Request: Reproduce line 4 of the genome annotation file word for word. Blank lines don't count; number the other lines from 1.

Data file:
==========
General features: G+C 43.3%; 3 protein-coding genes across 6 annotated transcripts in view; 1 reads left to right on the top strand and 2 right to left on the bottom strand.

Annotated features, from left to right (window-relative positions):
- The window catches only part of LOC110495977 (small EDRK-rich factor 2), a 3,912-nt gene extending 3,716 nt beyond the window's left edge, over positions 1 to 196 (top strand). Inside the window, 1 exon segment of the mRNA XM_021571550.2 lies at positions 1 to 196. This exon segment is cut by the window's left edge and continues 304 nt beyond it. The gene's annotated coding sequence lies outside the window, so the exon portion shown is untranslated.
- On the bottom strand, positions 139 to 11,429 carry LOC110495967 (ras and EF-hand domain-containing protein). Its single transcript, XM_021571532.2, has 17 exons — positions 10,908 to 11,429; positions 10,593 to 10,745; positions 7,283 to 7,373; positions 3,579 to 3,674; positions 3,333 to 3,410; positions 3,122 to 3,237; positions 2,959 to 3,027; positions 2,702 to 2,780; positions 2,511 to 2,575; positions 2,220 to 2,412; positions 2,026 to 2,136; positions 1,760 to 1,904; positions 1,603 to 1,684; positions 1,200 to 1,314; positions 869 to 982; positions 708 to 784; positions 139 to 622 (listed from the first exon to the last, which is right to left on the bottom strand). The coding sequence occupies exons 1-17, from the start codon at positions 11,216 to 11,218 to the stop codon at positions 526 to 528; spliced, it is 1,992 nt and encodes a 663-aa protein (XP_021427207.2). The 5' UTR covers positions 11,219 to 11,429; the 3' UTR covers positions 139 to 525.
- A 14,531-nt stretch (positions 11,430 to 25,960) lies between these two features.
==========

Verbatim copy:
- On the bottom strand, positions 139 to 11,429 carry LOC110495967 (ras and EF-hand domain-containing protein). Its single transcript, XM_021571532.2, has 17 exons — positions 10,908 to 11,429; positions 10,593 to 10,745; positions 7,283 to 7,373; positions 3,579 to 3,674; positions 3,333 to 3,410; positions 3,122 to 3,237; positions 2,959 to 3,027; positions 2,702 to 2,780; positions 2,511 to 2,575; positions 2,220 to 2,412; positions 2,026 to 2,136; positions 1,760 to 1,904; positions 1,603 to 1,684; positions 1,200 to 1,314; positions 869 to 982; positions 708 to 784; positions 139 to 622 (listed from the first exon to the last, which is right to left on the bottom strand). The coding sequence occupies exons 1-17, from the start codon at positions 11,216 to 11,218 to the stop codon at positions 526 to 528; spliced, it is 1,992 nt and encodes a 663-aa protein (XP_021427207.2). The 5' UTR covers positions 11,219 to 11,429; the 3' UTR covers positions 139 to 525.